Thompson says:

“I’m not crying, you’re crying. This spot is adorable and I wish I had a broken leg so someone would do something cute like this for me.

“First of all, I love that there’s no music. The crunching of grass under foot, the sighs of frustration and delight, and the constant soundscape of chattering birds in the background all come together to create a sense of closeness, focus, secrecy and surprise. It gave me serious childhood Easter flashbacks, and – I might be reading too much into it here – but it seemed like a nod to the conspiratorial intimacy of siblings. Real warm and fuzzies.

“As a COVID response, it’s sweet. We were all disappointed to miss out on the Easters we’re used to, but that didn’t have to mean kicking tradition or failing to connect with our friends and families. We just had to find craftier ways to go about it.”

Rating: 9/10

Gilbert says: 

“People have challenged Ogilvy’s choice to not feature music, but I think they got the tone of this one pretty spot on. For me, it feels stripped back just enough to feel grounded and real.

“Because no one needs to be told right now that the world is perfect – especially from a chocolate brand. Hall & Partners run a great barometer check on Australian thoughts and feelings, and last week it told us that while most Australians believe brands have a role to play during COVID, only 16% want brands to offer optimism right now; it’s too soon to feel like our lives should be a happy montage with a Top 40 song playing in the background.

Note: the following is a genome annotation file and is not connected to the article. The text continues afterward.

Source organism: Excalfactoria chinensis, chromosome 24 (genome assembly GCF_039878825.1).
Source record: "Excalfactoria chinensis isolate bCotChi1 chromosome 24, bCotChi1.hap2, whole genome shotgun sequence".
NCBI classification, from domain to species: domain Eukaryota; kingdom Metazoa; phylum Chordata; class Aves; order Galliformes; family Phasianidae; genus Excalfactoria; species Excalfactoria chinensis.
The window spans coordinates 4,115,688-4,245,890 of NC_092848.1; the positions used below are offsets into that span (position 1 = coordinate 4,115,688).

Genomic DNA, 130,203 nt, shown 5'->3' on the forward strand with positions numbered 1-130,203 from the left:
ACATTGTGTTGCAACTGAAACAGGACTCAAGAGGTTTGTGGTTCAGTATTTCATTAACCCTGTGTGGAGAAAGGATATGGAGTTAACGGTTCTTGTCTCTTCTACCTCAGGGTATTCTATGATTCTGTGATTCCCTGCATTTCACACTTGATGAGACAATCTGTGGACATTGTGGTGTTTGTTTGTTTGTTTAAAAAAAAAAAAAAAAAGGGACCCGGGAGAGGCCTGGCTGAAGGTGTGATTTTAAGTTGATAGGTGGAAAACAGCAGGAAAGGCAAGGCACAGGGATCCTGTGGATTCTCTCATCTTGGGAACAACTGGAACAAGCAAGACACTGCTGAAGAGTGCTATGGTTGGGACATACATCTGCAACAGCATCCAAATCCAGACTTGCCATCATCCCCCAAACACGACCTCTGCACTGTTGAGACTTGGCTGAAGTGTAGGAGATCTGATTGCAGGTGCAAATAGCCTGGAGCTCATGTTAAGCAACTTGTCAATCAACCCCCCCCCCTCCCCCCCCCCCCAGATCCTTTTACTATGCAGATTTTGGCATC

“You can sit on either side of the fence for this one, but I like that this doesn’t feel bigger than it should be. For me, it actually brings it back down, closer to the strategy – showing that small acts of giving are around us every day, and Cadbury help us see those moments more often. It doesn’t always need to be a big song and dance. I do wonder though if the story is as easily followed in a shorter cut down of the spot.”

Rating: 7/10

  • As told to Zoe Wilkinson. If you’re a senior creative or strategist who would like to take part in a future Campaign Review, please email zoew@mumbrella.com.au